Alone, STEM and Art have always struggled to engage, but together, we’re already seeing how great they are at amplifying each other, and breaking down the barriers between the public’s perceptions and their actual potential.

Check out to learn more.


The narcissism of “No Make-up Selfies” and how to actually help Cancer Research


This week, the in-vogue Facebook post has been the “no make-up selfie”. For the 8 people who’ve evaded it; girls are nominating each other to take a selfie, without make-up, in the name of breast cancer. The campaign started thanks to a partnership between Dove and Initially, the idea was to text BEAT to 70099 and donate £3 to Cancer Research and use the selfie to spread the message. In no time at all, the donation element disappeared altogether, and it merely became an excuse for people to show how great they looked without make-up.

We’ve seen stuff like this before; changing your profile picture to your favorite cartoon character for the NSPCC, revealing the color of your pants for testicular cancer and so forth. In all fairness, it’d be hard to refute how effective they are, they instantly send social media into a frenzy, but often for the wrong reasons.

Donating minimal time and money to a cause, these picture campaigns seriously undermine the hard work of the real campaigners for charities; the marathoners, the scientists, the silent donors and the canvassers. It’s loud, obnoxious, narcissistic…and gets very little done.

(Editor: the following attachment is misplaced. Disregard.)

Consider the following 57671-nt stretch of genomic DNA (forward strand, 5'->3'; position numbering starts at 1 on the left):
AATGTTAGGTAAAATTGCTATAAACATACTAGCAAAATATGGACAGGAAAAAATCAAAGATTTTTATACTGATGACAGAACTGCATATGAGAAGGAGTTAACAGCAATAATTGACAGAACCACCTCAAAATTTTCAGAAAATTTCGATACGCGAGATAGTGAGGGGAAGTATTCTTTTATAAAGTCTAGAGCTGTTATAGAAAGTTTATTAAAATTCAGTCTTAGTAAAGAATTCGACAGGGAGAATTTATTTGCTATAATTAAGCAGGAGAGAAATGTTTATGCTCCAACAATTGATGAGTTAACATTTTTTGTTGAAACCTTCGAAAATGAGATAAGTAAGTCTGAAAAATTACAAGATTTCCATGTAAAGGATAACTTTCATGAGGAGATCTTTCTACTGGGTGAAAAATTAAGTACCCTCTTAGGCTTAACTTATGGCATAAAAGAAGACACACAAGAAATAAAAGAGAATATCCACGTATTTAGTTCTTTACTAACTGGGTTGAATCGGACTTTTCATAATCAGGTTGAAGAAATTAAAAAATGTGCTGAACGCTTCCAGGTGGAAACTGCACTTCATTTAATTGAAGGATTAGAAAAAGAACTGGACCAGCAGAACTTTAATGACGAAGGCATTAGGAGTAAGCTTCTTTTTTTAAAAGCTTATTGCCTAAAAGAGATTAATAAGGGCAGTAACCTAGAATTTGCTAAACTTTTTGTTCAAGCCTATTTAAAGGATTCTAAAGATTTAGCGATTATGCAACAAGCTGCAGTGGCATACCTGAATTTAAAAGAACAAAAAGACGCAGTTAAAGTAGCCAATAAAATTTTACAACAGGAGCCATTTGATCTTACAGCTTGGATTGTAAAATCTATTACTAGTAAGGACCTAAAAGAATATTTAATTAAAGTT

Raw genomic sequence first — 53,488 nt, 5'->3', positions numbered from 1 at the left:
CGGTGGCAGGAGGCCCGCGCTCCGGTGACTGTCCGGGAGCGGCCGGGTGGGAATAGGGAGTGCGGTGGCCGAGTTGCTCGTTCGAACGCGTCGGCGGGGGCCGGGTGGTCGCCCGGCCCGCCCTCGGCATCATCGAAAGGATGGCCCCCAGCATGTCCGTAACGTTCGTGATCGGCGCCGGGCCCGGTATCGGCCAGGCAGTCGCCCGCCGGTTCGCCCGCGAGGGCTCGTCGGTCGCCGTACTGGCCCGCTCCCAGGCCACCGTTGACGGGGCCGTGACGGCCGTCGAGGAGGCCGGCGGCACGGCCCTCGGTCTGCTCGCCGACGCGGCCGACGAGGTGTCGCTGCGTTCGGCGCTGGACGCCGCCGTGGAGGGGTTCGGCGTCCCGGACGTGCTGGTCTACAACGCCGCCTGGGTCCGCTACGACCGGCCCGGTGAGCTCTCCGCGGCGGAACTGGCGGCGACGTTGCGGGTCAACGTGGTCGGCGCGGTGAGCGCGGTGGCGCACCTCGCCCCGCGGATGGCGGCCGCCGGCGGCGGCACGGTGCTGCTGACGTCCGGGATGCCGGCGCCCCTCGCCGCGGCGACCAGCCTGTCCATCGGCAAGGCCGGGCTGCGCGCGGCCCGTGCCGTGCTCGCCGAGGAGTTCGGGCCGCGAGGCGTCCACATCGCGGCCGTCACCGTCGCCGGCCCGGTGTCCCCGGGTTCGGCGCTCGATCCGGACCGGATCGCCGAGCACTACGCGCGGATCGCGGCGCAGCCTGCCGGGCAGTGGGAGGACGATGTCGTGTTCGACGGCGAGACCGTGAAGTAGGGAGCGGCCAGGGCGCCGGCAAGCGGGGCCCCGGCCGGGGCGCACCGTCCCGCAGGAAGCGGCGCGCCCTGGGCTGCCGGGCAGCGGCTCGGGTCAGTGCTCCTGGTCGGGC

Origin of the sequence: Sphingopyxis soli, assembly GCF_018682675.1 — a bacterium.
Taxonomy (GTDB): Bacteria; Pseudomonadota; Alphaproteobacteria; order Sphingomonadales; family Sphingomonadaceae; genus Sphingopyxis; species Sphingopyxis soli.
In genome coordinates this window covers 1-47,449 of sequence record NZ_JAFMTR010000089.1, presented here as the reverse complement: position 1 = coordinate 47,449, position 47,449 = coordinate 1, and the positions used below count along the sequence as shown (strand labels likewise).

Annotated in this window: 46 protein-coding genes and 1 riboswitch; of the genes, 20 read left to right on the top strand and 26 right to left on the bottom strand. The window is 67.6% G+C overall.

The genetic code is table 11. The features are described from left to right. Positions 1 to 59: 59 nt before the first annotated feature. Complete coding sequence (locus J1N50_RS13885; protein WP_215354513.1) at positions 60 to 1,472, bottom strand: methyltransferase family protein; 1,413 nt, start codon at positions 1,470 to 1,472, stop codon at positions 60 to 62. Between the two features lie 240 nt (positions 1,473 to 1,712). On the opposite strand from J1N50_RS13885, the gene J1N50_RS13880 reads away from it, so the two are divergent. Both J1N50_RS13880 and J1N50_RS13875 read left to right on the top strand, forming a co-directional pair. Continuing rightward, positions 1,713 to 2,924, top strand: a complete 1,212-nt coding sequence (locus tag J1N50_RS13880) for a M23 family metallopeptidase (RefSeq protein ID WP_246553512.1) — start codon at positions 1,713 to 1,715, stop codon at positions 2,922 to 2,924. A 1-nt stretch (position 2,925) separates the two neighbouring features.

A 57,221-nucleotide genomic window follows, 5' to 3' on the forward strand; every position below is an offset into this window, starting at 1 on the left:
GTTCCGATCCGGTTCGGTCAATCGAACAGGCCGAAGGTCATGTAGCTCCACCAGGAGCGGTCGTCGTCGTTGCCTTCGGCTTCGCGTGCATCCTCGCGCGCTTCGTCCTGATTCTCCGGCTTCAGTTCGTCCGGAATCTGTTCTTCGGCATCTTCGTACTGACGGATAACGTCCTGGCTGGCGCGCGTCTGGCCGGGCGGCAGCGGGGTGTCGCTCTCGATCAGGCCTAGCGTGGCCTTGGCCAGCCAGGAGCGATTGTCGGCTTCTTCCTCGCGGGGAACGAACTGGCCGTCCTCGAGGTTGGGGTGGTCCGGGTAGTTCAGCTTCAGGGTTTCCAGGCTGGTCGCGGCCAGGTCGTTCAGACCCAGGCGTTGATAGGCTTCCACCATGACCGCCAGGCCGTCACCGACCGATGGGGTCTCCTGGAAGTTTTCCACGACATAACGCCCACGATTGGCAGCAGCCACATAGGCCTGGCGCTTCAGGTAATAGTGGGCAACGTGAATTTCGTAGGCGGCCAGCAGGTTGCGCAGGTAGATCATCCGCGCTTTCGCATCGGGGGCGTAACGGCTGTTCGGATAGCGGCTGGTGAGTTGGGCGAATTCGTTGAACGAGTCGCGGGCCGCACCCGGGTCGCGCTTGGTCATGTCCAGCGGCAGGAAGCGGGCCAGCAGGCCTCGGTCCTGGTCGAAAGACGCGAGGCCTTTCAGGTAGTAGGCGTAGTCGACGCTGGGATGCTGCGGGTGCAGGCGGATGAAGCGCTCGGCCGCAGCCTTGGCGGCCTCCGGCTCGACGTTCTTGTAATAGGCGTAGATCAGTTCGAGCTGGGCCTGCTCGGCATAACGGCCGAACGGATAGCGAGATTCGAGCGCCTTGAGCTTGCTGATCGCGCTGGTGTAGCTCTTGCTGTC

Many people have already noticed the gap between posting a selfie and helping Cancer Research, with some people removing their photos, others arguing their validity, and others, still, turning it into an all out gender war. I’m steering clear of my news feed as we speak, due to the selfie-gate scandal running rife.

The psychology behind it is pretty straightforward – most of us feel like we don’t do enough for charity, so when given the opportunity to do something that costs no money and takes no time to absolve the inherent guilt, many will jump at the chance. As a bonus, you get to do something vain, gratuitous and in this case, with the false impression of martyrdom.

The sad thing, is that there is so much potential behind the campaign to actually create something good and helpful.

If you feel the urge to take part, here are some ideas, in order to turn your no make-up selfie into something more constructive.

  1. Before taking the selfie, take the time to buy a Cancer Research ribbon, and wear it in the photo, solidifying your commitment by showing you have given to the charity yourself
  2. Post the selfie with a screenshot of your donation and a message of “Text BEAT to 70099 to donate to CRUK”
  3. Post the selfie with a link to Cancer Research UK (
  4. Post the selfie with guidelines on how to check yourself for cancer
  5. Post the selfie and collect sponsorship to go to work the next day make-up-less
  6. Post the selfie, and offer to run a Cancer Research marathon if it gets enough likes/shares/comments

Also, don’t forget to include the hashtag #BeatCancerSooner

Despite the negative twist, Cancer Research are seeing an increase in donations, but with your help, the message could still be kept positive and make all the more difference.

There’s a very selfish craze going on right now, disguised as Cancer Research, and there’s potential to make it something great. If you have any other ideas on how to improve it, please add them in the comments section.

Review: Swiss+Tech mini multi-tool keyring